We went out for drinks after dinner on Wednesday night to the Outer Banks Brew Station, in Kill Devil Hills. I got a sampler of four of their beers - I liked the Mutiny Pale Ale best, but I also liked the Olsch (their signature Pilsner). They had an interesting oatmeal stout too - and I also like their wheat ale. The wheat ale reminded me a lot of Sam Adam's Summer Ale. It didn't have the lemon zest of the summer ale, but the wheat flavor was relatively muted much like that classic Sam Adams brew, which I appreciated.

FINALLY - on the return trip, after stopping for lunch in Colonial Williamsburg, we went to the brand new New Kent Winery, off of interstate 64, right before you hit Richmond. This place is younger than my new niece Sophia (although obviously it has been gestating a little longer than she has). You heard it first here - New Kent will be a powerhouse in the Virginia wine industry. These guys were on the mark. First of all, they had a gorgeous tasting room and winery, "built from materials reclaimed from buildings and structures well over a century old", according to their website. Their wines reminded me more of the wines from the Williamsburg Winery or Biltmore Estates, rather than the other wineries we've tasted that opened in the last decade or so. They produce only six wines right now - all of which we tried. The Chardonnay and Chardonnay Reserve (2004) were smooth and buttery - like a good Chardonnay should be. The Vidal Blanc was a little sweet for my tastes, but it wasn't overpowering. It tasted just like a Riesling, and had that crisp, green apple taste at the front that made it more drinkable than other wines of that sweetness. The Merlot was good, but not exceptional. I was very impressed with the Meritage (a Meritage is a blend - basically an American Bordeaux, because the damned French wouldn't let us use that word... just like they won't let us use "Champagne" anymore). Strong, bold, smooth - fruit forward. And finally, their "White Norton". It looks like a rose, but oh no - don't be fooled by its appearance. When the taster described it as a "bold, lighter wine" I didn't have very high hopes. Everyone that makes a rose wants to try to tell you that it's "bolder" than other roses... and who can blame them? You don't want to just make another white wine that has a pink color to it. Usually, in my mind, they fail to live up to their talk. This was different. The Norton grapes, which are big, flavorful, earthy grapes, really gave it a grape-jam kick. It was also surprisingly peppery - sort of like a Cabernet. This taste doesn't stand out as much for Nortons, which made the White Norton notable. Most of all, I think this rose had body - it coated your mouth and really hammered back at the white bread we offered with the tasting. It is not just a sipping/brunch wine. It can stand up to a lot of substantial food.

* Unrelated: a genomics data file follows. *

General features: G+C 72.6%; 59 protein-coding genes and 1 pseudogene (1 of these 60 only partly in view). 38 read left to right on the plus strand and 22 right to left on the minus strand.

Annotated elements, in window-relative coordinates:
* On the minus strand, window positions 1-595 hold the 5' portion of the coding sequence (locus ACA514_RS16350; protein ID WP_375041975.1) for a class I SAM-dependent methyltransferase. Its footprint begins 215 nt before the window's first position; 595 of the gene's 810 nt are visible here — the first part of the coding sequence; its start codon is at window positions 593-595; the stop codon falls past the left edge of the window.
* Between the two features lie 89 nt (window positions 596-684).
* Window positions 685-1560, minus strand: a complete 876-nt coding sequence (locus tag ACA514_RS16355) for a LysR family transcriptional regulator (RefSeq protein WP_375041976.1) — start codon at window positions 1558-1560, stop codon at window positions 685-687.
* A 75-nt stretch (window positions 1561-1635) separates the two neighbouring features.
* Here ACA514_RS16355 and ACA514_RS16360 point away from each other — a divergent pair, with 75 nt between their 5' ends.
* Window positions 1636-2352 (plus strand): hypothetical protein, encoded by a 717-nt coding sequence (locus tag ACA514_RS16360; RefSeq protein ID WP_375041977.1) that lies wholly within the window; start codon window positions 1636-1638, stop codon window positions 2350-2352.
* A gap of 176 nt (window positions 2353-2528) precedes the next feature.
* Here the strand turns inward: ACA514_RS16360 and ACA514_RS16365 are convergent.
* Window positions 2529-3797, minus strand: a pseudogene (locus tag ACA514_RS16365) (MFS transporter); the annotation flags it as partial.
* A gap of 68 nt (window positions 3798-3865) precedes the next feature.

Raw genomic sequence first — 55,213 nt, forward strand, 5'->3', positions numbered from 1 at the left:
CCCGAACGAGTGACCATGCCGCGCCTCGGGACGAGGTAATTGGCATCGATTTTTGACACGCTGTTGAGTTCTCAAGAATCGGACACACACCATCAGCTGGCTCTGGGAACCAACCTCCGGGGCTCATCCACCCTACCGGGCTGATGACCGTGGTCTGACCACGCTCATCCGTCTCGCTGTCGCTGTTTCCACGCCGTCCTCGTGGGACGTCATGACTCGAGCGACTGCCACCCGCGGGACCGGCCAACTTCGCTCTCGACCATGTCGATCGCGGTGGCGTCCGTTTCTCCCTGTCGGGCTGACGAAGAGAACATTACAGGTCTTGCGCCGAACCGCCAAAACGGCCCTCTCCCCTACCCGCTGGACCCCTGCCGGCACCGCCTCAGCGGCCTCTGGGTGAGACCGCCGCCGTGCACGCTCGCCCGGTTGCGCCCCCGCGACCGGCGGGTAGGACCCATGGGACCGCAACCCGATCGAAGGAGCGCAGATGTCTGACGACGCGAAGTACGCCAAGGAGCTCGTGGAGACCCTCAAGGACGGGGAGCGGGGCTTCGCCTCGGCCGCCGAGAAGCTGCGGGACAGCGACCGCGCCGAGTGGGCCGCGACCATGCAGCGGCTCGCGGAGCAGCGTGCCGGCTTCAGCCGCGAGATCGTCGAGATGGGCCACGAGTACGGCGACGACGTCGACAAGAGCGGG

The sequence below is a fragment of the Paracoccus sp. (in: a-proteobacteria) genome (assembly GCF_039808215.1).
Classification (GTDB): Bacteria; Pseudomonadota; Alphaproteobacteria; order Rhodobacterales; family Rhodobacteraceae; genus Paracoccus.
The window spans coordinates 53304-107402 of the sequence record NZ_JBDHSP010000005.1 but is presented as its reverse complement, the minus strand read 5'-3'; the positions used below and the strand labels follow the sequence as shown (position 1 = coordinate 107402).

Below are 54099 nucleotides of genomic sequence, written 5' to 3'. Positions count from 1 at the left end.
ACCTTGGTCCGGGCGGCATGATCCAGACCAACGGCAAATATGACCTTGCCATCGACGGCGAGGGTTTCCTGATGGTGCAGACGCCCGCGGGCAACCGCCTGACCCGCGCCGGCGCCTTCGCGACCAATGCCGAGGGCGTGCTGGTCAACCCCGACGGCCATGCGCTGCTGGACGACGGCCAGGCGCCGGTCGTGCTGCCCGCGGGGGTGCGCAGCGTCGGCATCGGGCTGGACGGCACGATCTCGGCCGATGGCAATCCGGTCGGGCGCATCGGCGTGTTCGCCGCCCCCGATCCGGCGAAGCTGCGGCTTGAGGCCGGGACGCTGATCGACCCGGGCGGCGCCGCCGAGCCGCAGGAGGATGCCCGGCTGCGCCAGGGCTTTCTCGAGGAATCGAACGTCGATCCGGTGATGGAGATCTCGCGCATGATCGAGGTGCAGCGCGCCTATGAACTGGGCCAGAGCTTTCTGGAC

WOW - that was a marathon post. It must seem like we went on a wine tour rather than a beach vacation. But that brings me to the final point that I want to make: if you live in a wine growing region, get outside and do some wine tastings. As glamorous as these excursions were, they cost five bucks a pop in most cases (Sanctuary was free), and didn't take up too much of our beach time. We came home with six free wine glasses on top of that. It supports small, local businesses and it also contributes to an industry that is millenia old, and that has been practiced on these shores since settlements first started sprouting up. You aren't throwing away money on some stupid item that's mass produced in China, or some pop sensation that we won't even remember a year from now. In a year, the reserve Cabernet we picked up might still be in our wine rack, and it will be even better than when we got it. The simple Two Shilling Red or Governor's White of Williamsburg Winery will never go out of style because they're classic blends for that establishment, and for us because they were featured at our wedding reception.

And if you have the time, money, and inclination I also encourage you to start a wine collection. Think of it as an investment - these wines are an appreciating asset because they get better with time. Even if they're not a wine that's meant to age - and you only open it a month or two later, they appreciate in value simply because when you pop that cork you relive the memory of visiting that winery, or the first time you tried that wine (if you didn't get it from a winery).

OK - I'm going to stop here, but I'm serious about this. Support the place that you call home - there are wineries all over the country. Support these farmer-manufacturers and the winery tradition. Don't forfeit your tastes to what is in vogue in the south of France right now. If you're in Virginia - try to fall in love with the Norton, or the Muscadine if you're south of here. Learn to appreciate our own wine heritage.